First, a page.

Residents Group Slams Report on Thilawa Evictees

By Yen Saning 17 November 2014

RANGOON — A group representing residents displaced from the site of the Thilawa Special Economic Zone has slammed as “inadequate” a report by a Japanese investor into the status of landowners forced to make way for the project.

The report by the Japan International Cooperation Agency (JICA), which owns a 10 percent stake in the Thilawa SEZ, has been criticized by the Thilawa Social Development Group, a local NGO, for presenting an overly optimistic portrait of the current status of residents relocated to Myaing Thar Yar Village last year.

“[Thilawa residents] mortgaged their houses and bought motorbikes for taxi businesses, because they don’t have any job opportunities and they have nothing to eat,” said Mya Hlaing, a representative of the Thilawa Social Development Group. “But it was written [in the JICA report] as if people bought motorbikes because they got extra cash.”

In June, three residents filed a formal complaint with JICA, the government agency tasked with overseeing Japan’s overseas development assistance, over the eviction and relocation of 81 households forced to make way for the first 400-hectare phase of the Thilawa development.

The following month, in accordance with the organisation’s grievance policies, JICA Examiner for Guidelines Dr Sachihiko Harashina travelled to Rangoon to meet with the complainants and determine whether JICA had defied its own guidelines for taking environmental and social considerations into account with the project.

The investigation, compiled by Dr Harashina and fellow examiner Dr Junji Annen and released on Nov. 4, addressed six specific complaints filed by the residents, including loss of access to farmland, loss of livelihood opportunities, impoverishment caused by the forced relocation, loss of educational opportunities, substandard housing and loss of access to clean drinking water.

While the report conceded some negative impacts on residents with respect to loss of access to farmland and employment opportunities, the examiners were more reluctant to attribute other complaints to the resettlement.

In a section addressing impoverishment caused by the relocation, the examiners reported that some displaced residents used monetary compensation to buy home appliances or motorbikes, concluding that the resettlement was not the sole cause of the impoverishment suffered by the householders.

According to Mya Hlaing, the JICA report was too general does not take into account the complexities of the displaced residents’ situation.

“What the examination team has done is not impressive,” he said.

Seventeen of the 68 homes in the relocation village have already been sold due to the economic hardships faced by residents, and others have been mortgaged by householders struggling to support themselves, Mya Hlaing added.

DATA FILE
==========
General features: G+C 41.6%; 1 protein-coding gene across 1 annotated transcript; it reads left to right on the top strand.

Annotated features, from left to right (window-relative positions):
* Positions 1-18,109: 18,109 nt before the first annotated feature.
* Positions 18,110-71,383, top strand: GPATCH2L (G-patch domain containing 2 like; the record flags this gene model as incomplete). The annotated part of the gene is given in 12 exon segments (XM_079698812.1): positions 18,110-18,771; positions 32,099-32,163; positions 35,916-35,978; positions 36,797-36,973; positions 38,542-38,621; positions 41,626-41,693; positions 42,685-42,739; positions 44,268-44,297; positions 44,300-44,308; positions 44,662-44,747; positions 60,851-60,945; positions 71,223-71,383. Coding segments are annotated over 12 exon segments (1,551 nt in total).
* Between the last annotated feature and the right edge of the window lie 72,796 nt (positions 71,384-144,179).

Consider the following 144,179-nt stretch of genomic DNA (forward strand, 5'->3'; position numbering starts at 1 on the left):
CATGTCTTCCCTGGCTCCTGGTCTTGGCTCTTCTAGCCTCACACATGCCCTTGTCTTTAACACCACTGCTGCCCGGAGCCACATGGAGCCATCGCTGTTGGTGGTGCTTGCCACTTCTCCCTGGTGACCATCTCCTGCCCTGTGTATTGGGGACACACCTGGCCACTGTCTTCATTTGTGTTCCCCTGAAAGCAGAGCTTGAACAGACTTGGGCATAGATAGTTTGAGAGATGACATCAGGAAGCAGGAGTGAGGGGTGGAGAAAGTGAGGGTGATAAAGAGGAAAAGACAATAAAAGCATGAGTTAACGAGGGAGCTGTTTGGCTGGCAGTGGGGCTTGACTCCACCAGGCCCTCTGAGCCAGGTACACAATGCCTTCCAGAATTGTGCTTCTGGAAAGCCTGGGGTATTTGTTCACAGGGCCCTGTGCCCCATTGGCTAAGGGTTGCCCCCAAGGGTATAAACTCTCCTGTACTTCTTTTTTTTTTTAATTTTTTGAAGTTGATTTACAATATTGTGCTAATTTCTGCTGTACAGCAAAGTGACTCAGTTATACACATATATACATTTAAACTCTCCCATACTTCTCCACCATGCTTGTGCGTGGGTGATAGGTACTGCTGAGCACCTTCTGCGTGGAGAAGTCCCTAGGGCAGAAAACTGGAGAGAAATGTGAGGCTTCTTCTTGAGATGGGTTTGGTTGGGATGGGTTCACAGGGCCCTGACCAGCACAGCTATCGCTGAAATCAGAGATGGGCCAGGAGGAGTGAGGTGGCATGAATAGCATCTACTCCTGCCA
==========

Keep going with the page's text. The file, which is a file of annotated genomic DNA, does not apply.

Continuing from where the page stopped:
Mya Hlaing also said that the JICA report glossed over the issue of drinking water quality in the resettlement.

The initial complaint stated that only two of four water pumps in Myaing Thar Yar Village were fully functional, both of which were drawing muddy water from their wells, while two other open wells had algal blooms on the surface.

The examiners’ report concluded that while a lack of consultation with residents about the placement of wells resulted in poor water quality, the construction of deep wells in consultation with JICA experts and the Myanmar government had led to improvements in the following months, as confirmed by Dr Harashina’s field visit.

“Even the Ministry of Health has issued that the water are not suitable to drink as there are bacteria,” Mya Hlaing said.

A report released last Thursday by New York-based advocacy group Physicians for Human Rights (PHR), in cooperation with the Japanese NGO Mekong Watch and the Thilawa Social Development Group, has criticized authorities for its methods in evicting Thilawa residents.

“The Burmese government violated international standards when forcibly displacing families from the Thilawa Special Economic Zone by threatening many residents with court appearances and imprisonment, giving them inadequate compensation for land lost, and failing to provide training or other means of income to those who lost their jobs.”

“The Thilawa project exemplifies how devastating forced displacement can be on local communities when governments completely disregard human rights laws for the sake of a business development,” said Widney Brown, PHR’s director of programs.

“The Burmese and Japanese governments should work to improve the living conditions for those displaced by this misguided venture, and ensure that this disaster is not repeated when hundreds of other families are relocated for future development projects,” he added.

The JICA report, for its part, has found no evidence that Thilawa villagers were intimidated into relocating from the SEZ construction site.

“JICA has found no fact of alleged coercive measures and threats used by the Myanmar government, and has judged that it is appropriate to conclude that the officials of the Myanmar government well listened [sic] to the requests and demands of the PAPs [project affected persons],” the report concluded.

Four Japanese companies, including the JICA, hold a joint 49 percent stake in the Thilawa SEZ. The Burmese government holds 10 percent, while a joint venture between nine Burmese companies holds the remaining 39 percent stake.